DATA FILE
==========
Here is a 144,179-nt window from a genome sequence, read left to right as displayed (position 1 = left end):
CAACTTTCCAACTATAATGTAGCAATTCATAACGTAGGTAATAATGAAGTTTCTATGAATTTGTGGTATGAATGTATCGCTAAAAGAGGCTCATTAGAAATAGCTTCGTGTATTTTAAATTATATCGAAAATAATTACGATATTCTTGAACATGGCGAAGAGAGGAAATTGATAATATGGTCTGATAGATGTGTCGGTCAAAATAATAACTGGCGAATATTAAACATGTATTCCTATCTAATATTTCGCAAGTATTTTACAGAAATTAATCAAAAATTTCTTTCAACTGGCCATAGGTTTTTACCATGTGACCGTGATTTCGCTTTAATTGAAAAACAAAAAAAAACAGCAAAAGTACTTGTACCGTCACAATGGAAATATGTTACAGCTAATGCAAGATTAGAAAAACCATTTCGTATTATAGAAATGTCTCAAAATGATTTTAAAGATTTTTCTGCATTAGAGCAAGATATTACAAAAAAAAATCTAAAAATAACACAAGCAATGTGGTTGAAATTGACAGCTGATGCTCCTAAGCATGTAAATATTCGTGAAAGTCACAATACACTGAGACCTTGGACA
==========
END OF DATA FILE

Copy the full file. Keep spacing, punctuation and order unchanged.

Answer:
Here is a 144,179-nt window from a genome sequence, read left to right as displayed (position 1 = left end):
CAACTTTCCAACTATAATGTAGCAATTCATAACGTAGGTAATAATGAAGTTTCTATGAATTTGTGGTATGAATGTATCGCTAAAAGAGGCTCATTAGAAATAGCTTCGTGTATTTTAAATTATATCGAAAATAATTACGATATTCTTGAACATGGCGAAGAGAGGAAATTGATAATATGGTCTGATAGATGTGTCGGTCAAAATAATAACTGGCGAATATTAAACATGTATTCCTATCTAATATTTCGCAAGTATTTTACAGAAATTAATCAAAAATTTCTTTCAACTGGCCATAGGTTTTTACCATGTGACCGTGATTTCGCTTTAATTGAAAAACAAAAAAAAACAGCAAAAGTACTTGTACCGTCACAATGGAAATATGTTACAGCTAATGCAAGATTAGAAAAACCATTTCGTATTATAGAAATGTCTCAAAATGATTTTAAAGATTTTTCTGCATTAGAGCAAGATATTACAAAAAAAAATCTAAAAATAACACAAGCAATGTGGTTGAAATTGACAGCTGATGCTCCTAAGCATGTAAATATTCGTGAAAGTCACAATACACTGAGACCTTGGACA